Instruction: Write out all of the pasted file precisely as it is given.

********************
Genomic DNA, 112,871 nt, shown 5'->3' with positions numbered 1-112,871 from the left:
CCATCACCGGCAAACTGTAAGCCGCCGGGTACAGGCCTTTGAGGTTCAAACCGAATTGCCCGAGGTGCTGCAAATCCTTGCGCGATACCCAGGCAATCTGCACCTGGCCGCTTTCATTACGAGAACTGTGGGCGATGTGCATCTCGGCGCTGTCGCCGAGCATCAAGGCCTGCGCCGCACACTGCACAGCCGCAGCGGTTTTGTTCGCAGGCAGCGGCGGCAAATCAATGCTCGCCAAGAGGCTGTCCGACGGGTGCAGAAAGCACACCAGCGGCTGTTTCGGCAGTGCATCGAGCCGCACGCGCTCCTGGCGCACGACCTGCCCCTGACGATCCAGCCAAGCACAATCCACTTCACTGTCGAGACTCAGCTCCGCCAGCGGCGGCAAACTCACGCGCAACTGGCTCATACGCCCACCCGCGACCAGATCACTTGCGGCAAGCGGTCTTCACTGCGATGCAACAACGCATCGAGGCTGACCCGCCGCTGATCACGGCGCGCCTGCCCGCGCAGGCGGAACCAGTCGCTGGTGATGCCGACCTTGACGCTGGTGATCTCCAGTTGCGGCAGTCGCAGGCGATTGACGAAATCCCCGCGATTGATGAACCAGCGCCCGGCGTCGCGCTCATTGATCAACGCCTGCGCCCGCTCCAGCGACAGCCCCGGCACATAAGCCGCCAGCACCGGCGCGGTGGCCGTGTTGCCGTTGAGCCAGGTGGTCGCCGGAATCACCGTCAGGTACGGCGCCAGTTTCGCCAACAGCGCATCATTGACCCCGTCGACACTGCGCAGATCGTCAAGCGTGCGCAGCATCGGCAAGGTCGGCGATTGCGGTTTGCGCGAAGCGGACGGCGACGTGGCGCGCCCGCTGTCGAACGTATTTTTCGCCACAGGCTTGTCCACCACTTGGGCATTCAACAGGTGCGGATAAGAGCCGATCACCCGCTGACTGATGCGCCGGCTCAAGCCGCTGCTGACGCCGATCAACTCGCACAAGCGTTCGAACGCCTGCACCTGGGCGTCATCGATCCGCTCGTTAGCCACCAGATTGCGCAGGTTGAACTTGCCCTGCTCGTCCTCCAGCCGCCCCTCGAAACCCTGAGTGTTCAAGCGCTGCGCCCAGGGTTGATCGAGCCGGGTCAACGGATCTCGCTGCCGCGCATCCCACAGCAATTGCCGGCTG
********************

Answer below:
Genomic DNA, 112,871 nt, shown 5'->3' with positions numbered 1-112,871 from the left:
CCATCACCGGCAAACTGTAAGCCGCCGGGTACAGGCCTTTGAGGTTCAAACCGAATTGCCCGAGGTGCTGCAAATCCTTGCGCGATACCCAGGCAATCTGCACCTGGCCGCTTTCATTACGAGAACTGTGGGCGATGTGCATCTCGGCGCTGTCGCCGAGCATCAAGGCCTGCGCCGCACACTGCACAGCCGCAGCGGTTTTGTTCGCAGGCAGCGGCGGCAAATCAATGCTCGCCAAGAGGCTGTCCGACGGGTGCAGAAAGCACACCAGCGGCTGTTTCGGCAGTGCATCGAGCCGCACGCGCTCCTGGCGCACGACCTGCCCCTGACGATCCAGCCAAGCACAATCCACTTCACTGTCGAGACTCAGCTCCGCCAGCGGCGGCAAACTCACGCGCAACTGGCTCATACGCCCACCCGCGACCAGATCACTTGCGGCAAGCGGTCTTCACTGCGATGCAACAACGCATCGAGGCTGACCCGCCGCTGATCACGGCGCGCCTGCCCGCGCAGGCGGAACCAGTCGCTGGTGATGCCGACCTTGACGCTGGTGATCTCCAGTTGCGGCAGTCGCAGGCGATTGACGAAATCCCCGCGATTGATGAACCAGCGCCCGGCGTCGCGCTCATTGATCAACGCCTGCGCCCGCTCCAGCGACAGCCCCGGCACATAAGCCGCCAGCACCGGCGCGGTGGCCGTGTTGCCGTTGAGCCAGGTGGTCGCCGGAATCACCGTCAGGTACGGCGCCAGTTTCGCCAACAGCGCATCATTGACCCCGTCGACACTGCGCAGATCGTCAAGCGTGCGCAGCATCGGCAAGGTCGGCGATTGCGGTTTGCGCGAAGCGGACGGCGACGTGGCGCGCCCGCTGTCGAACGTATTTTTCGCCACAGGCTTGTCCACCACTTGGGCATTCAACAGGTGCGGATAAGAGCCGATCACCCGCTGACTGATGCGCCGGCTCAAGCCGCTGCTGACGCCGATCAACTCGCACAAGCGTTCGAACGCCTGCACCTGGGCGTCATCGATCCGCTCGTTAGCCACCAGATTGCGCAGGTTGAACTTGCCCTGCTCGTCCTCCAGCCGCCCCTCGAAACCCTGAGTGTTCAAGCGCTGCGCCCAGGGTTGATCGAGCCGGGTCAACGGATCTCGCTGCCGCGCATCCCACAGCAATTGCCGGCTG